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Dead Sea
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Dead Sea

The Jordan River flowing into the Dead Sea
Northern Part of the Great Rift Valley
NASA photo

The Dead Sea (Hebrew ים המלח) is an endorheic lake of saline water (area: ca. 1050 km² or 401 sq mi), fed by the Jordan River, surrounded by Jordan, Israel and the West Bank. The Dead Sea is the saltiest and deepest hypersaline lake in the world. The surface of the Dead Sea is the lowest point on the Earth's surface at an elevation of 417 m below sea level (2003 figure).

Since the Dead Sea is lower than its surroundings, the only outflow of water is by evaporation. The water level thus depends on whether the water flowing in balances the evaporative loss.

The Dead Sea is seriously threatened by diversion of water from the Jordan River and smaller tributaries to supply Israel and Jordan, and by an Israeli potash mine that increases evaporation. The water level has been dropping by as much as one meter per year, and the total surface area is now almost 1/3 less than it was 50 years ago. Plans to save the Dead Sea include the possibility of pumping sea water from the Red Sea, but there are many serious difficulties and no agreement has been reached.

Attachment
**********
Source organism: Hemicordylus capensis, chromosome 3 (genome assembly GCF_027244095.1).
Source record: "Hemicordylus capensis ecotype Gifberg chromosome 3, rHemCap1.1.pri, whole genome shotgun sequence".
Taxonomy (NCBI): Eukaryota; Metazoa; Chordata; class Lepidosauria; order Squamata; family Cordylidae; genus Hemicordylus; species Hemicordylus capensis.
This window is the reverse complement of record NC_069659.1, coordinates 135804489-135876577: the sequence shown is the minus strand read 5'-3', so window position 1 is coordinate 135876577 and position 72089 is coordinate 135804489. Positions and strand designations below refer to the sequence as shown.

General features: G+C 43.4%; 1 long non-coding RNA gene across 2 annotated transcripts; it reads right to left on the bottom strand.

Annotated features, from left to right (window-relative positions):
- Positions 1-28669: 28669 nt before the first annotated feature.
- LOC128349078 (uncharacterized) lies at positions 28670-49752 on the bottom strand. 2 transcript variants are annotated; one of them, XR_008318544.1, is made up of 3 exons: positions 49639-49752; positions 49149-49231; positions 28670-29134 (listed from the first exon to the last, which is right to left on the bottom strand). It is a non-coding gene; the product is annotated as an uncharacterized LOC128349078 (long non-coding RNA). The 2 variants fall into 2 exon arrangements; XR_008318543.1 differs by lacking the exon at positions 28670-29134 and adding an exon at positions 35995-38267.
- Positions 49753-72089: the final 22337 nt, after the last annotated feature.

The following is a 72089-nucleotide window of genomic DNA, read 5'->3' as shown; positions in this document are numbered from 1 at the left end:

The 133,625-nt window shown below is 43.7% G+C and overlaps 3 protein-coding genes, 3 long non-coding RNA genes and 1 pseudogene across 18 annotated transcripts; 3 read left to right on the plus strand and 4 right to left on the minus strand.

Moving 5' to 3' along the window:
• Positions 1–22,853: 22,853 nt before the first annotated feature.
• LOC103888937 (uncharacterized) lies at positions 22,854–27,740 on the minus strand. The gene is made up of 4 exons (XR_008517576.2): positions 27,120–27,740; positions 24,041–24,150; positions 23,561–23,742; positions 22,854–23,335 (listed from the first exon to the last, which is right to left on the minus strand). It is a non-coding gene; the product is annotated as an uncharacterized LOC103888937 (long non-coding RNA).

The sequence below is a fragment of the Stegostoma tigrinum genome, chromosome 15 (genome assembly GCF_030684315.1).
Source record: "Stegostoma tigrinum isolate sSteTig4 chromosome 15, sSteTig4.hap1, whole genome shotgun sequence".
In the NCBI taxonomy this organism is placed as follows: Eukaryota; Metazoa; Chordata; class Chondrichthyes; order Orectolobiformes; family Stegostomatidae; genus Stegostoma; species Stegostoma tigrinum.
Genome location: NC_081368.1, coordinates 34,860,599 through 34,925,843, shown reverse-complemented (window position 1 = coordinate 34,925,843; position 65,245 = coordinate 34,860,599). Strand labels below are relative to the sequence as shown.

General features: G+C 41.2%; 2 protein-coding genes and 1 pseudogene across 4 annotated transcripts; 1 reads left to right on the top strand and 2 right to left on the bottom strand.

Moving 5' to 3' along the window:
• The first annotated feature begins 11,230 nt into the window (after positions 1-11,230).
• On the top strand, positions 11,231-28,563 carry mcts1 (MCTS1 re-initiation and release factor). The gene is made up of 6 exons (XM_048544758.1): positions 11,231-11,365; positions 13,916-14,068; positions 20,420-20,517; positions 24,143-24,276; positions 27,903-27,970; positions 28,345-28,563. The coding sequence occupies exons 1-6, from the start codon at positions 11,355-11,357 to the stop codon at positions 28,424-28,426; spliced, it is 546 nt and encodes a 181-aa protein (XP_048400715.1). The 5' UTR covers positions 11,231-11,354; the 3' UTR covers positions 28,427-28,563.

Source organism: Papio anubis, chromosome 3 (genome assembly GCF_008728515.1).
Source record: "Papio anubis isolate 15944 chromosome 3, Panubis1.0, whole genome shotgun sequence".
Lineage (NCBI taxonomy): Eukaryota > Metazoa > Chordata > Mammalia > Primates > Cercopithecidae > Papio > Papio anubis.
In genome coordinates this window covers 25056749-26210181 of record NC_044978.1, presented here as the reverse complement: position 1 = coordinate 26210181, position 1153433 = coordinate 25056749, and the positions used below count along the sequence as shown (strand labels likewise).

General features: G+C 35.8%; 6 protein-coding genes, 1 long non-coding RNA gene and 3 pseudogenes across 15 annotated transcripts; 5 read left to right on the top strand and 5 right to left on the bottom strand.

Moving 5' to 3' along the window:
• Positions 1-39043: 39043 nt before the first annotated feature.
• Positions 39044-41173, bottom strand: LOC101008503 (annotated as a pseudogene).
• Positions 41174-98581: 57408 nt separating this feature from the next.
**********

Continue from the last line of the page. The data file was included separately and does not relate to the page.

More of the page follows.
The sea is called "dead" because its high salinity means no fish or macroscopic aquatic organisms can live in it, although bacteria and microbial fungi are present. The salinity of the Dead Sea varies according to depth with the surface water being approximately 15% saline (5 times the average ocean salinity) and water near the bottom being saturated, such that salt precipitates out of solution onto the sea floor. The mineral content of the Dead Sea is significantly different from that of ocean water, consisting of approximately 53% magnesium chloride, 37% potassium chloride and 8% sodium chloride (table salt) with the remainder comprised of various trace elements.

See also: brine, Dead Sea scrolls

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